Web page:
Albuquerque’s community cable channels are finally up for grabs. A long-awaited Request for Proposals (RFP) has been issued by the city for management of our public access community cable channels.
Through an agreement with Comcast cable, the city has access to four channels—channel 16 or GOV-TV, which the city operates, and channels 26, 27 and 96 which are currently being operated by uPublic Studios. The dough for the four Public, Education and Government (PEG) community channels comes from Comcast, as part of its franchise agreement with the city.
The current Comcast agreement expired in October 2017, and has been extended once with another six-month extension expected to be on the next council agenda. Comcast pays the city $0.44 cents per cable user per yearly quarter. This generates millions of dollars for city use, but the amount does fluctuate a bit from fiscal quarter to fiscal quarter, due to the number of cable subscribers. Though Weekly Alibi requested information from the city with regards to the amount of money currently in the PEG account, officials had not responded as of press time.
But not all that money goes to the community cable channels. Most of the money is held in an account to be used for various cable, internet and broadband infrastructure maintenance in city, school and government buildings. To keep an eye on all of this fiduciary action, the city has a three-person board to oversee the cable franchise agreement negotiations and the money collected; the board also hears complaints against Comcast.
Looking back, for nearly 30 years previously, an organization called Quote…Unquote, Inc. was the operator of the channels. The content and shows varied within free speech norms, from pro-gun to pro-marijuana to pro-
In November 2011 Mayor Richard Berry issued a request for proposals and awarded a 5-year annual $335,000 contract to uPublic Studios to operate the channels. Quote…Unquote’s involvement abruptly ended.
Then the drama started. In June 2012, just days before Quote…Unquote’s contract was set to expire, armed security guards were hired by the Berry administration to block access to Quote…Unquote’s buildings and offices.
Subsequently, a lawsuit was filed by Quote…Unquote for an injunction to stop the new contract and the change in operators, but the injunction was denied by a state district judge. Surprisingly, the lawsuit is still alive and there is an upcoming April 10 court date on a motion for summary judgment.
Afterward things did not sail smoothly for uPublic, and there has been continual public disapproval, perhaps because all the established community-generated shows were dumped and had to reapply under new parameters. Very few, if any, survived the cuts. uPublic was put on official city notice in July 2016 that it was in non-compliance of its contract for not providing the required amount of locally generated shows and content, opting for cheap video from elsewhere. Local ProView Networks was brought in by uPublic to broadcast high school and other local sporting events. uPublic has continued to operate under contract extensions while this new RFP was being drafted.
The 62-page request for proposals goes over minute aspects of what the city wants to see from operators. The RFP is not easy to find on the city’s website, one must log in as a vendor to see it. A curve ball in the document is that the city has the option to give contracts to not just one but to two contractors. The details of this change are vague but the option opens some interesting possibilities.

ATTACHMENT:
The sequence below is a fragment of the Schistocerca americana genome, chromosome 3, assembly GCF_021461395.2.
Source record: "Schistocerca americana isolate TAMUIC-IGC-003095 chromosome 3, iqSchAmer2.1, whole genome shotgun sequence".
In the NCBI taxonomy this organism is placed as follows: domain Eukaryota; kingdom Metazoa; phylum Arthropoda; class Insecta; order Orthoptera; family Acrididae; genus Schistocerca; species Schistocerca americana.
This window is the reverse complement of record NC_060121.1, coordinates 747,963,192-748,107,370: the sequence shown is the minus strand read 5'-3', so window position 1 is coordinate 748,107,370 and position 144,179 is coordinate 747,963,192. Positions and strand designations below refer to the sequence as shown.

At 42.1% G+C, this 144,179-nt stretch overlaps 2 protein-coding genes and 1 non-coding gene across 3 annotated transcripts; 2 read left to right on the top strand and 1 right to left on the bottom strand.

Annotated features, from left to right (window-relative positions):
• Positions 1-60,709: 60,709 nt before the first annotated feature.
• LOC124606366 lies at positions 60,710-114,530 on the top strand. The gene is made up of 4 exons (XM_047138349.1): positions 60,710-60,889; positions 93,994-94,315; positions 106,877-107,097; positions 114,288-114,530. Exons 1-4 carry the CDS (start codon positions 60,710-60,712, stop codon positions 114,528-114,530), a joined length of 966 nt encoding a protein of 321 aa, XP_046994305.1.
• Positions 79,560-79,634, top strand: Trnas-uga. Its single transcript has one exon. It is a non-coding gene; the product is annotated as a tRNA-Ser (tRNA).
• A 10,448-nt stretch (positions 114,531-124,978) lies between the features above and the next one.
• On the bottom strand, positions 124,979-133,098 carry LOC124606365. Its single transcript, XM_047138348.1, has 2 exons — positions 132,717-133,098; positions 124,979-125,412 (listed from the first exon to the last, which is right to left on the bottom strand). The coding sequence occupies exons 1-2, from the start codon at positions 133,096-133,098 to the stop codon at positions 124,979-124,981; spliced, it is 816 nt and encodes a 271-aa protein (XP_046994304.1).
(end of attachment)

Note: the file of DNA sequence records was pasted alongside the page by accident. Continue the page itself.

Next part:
• Channel 26 is for Local Origination (LO) which means locally produced and original programming—with a focus on the cultural, educational, civic, ethnic, recreational, health-related, philosophical, and other interests and activities of the city’s residents, their neighborhoods, schools and associations.
• Channel 27 is for other locally produced, original programming that doesn’t fit into the above parameters.
• Channel 96 is for educational access. There is no funding allocated for channel 96 but the RFP says educational access to this channel will continue to be provided in exchange for the use of the space and city-owned equipment.
• The RFP requires a diverse participation on all channels through outreach, promotions, and other contact with local civic and nonprofit organizations and schools to create content.
• Operators must provide field and studio production training certification to educate the public in the use of public access television.
• Operators must provide a minimum of 120 hours per week of Public Access programing with 96 hours of that locally produced by fully trained and certified field and studio production people. A minimum of 30 percent of the 120 programming hours must be original and local programming; All programs must be non-commercial, contemporary quality and of the highest standard, pass the city’s quality screening and meet all federal requirements.
• Accountability and use of best practices are required in the plan; as is the maintenance and repair of city-owned television equipment.
Shortly after the new RFP was released, the local community cable wires started buzzing. Who is likely to take on our community access television?
The most likely applicants are: Quote…UnQuote—these folks are still around and will almost certainly vie for their re-establishment. Another likely applicant is ProView which has been successfully airing popular high school and other sports pretty much full time on one of the channels. And the third most obvious applicant for city vendor status is uPublic who told us back in November that they will bid again. But there may other innovative folks out there willing to take a shot at providing a very important venue for free speech in these interesting times and willing to work within the heavily regulated allotted funds. Stay tuned—the bids are due April 28.